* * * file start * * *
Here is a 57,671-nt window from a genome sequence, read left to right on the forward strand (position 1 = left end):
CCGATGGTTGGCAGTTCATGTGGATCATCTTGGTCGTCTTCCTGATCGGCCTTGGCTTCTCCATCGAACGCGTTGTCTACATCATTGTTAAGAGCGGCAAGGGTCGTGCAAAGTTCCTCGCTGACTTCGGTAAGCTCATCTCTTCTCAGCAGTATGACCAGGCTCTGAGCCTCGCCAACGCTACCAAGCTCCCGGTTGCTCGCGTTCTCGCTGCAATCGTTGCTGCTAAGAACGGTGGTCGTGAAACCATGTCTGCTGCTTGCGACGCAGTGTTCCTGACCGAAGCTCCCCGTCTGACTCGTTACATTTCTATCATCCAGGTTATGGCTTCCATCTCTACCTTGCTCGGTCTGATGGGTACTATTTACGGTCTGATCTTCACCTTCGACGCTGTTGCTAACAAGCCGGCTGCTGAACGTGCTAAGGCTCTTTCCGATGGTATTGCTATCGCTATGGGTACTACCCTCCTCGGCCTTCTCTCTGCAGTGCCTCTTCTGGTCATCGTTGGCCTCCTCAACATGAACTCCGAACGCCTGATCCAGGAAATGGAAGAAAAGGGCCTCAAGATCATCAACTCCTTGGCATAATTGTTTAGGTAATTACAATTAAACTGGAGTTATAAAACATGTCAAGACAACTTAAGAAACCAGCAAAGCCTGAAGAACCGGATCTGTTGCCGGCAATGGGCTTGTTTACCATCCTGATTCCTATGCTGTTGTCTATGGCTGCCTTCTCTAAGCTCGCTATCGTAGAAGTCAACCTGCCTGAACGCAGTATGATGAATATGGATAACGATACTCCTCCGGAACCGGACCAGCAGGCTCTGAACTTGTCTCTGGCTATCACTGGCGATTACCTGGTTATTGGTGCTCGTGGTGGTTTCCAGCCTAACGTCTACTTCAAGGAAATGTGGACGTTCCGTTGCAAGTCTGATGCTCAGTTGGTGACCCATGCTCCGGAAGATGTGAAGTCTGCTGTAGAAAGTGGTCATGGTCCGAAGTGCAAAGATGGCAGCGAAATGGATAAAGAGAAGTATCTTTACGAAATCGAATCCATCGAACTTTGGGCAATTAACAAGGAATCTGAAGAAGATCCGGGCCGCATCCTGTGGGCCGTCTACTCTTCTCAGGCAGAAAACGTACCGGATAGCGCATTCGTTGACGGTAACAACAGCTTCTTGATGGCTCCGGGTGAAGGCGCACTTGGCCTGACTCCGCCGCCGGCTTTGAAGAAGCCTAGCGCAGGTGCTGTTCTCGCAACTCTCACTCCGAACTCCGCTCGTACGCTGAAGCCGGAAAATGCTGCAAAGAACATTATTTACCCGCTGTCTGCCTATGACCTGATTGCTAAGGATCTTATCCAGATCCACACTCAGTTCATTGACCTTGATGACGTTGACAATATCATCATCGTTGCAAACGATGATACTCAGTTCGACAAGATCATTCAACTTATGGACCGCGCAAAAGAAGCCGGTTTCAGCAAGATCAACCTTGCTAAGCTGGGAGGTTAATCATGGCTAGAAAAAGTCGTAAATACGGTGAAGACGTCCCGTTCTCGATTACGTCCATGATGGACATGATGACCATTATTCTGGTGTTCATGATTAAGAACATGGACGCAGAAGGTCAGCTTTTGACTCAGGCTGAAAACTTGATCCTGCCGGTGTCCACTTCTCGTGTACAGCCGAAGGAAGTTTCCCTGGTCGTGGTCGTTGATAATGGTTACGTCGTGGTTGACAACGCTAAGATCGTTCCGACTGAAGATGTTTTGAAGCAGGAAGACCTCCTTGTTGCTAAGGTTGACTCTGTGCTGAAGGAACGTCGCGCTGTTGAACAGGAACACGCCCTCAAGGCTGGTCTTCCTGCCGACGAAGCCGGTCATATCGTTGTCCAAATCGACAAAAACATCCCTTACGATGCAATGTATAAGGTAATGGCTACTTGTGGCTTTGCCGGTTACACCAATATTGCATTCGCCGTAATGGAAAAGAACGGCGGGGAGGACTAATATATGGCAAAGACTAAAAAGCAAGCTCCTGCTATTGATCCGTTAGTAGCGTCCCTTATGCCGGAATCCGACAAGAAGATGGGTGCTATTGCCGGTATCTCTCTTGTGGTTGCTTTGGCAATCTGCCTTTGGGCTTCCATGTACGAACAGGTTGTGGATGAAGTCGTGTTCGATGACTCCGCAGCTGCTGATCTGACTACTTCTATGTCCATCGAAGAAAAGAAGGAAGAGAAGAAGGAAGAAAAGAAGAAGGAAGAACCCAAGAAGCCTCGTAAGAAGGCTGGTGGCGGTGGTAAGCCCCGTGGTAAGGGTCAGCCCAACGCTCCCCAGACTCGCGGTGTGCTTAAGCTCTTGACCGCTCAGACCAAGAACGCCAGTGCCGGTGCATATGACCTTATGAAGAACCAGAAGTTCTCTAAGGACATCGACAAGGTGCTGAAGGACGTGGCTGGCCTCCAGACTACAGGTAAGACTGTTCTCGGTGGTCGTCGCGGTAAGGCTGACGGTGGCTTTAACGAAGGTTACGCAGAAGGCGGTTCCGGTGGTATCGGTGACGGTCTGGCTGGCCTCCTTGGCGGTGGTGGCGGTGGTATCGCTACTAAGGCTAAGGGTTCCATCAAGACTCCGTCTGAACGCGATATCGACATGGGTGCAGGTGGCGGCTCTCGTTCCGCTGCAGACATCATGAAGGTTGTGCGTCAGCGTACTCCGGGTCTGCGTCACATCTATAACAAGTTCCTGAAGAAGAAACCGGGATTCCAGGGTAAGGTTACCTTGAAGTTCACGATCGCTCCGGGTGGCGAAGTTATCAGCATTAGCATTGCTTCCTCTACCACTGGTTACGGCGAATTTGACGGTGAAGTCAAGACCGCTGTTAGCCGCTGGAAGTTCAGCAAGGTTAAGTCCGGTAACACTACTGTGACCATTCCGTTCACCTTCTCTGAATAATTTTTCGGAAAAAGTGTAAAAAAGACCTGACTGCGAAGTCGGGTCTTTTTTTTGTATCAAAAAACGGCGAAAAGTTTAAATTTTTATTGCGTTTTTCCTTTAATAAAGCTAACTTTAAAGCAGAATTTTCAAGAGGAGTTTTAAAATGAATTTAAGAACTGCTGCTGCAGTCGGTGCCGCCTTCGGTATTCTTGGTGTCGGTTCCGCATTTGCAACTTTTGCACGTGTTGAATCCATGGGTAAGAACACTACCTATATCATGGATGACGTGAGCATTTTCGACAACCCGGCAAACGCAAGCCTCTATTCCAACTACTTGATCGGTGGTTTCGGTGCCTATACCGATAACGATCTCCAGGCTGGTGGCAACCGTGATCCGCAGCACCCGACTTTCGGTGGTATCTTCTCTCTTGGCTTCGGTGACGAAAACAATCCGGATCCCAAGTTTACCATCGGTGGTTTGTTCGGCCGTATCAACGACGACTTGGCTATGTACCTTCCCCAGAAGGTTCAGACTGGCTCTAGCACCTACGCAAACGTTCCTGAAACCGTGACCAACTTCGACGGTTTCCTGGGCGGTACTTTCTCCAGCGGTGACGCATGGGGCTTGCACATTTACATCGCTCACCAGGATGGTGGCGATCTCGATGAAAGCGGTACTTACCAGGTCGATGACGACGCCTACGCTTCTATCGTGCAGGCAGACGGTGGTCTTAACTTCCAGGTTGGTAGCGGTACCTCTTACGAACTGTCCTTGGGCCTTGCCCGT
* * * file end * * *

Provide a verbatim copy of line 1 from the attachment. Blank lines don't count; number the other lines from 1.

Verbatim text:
Here is a 57,671-nt window from a genome sequence, read left to right on the forward strand (position 1 = left end):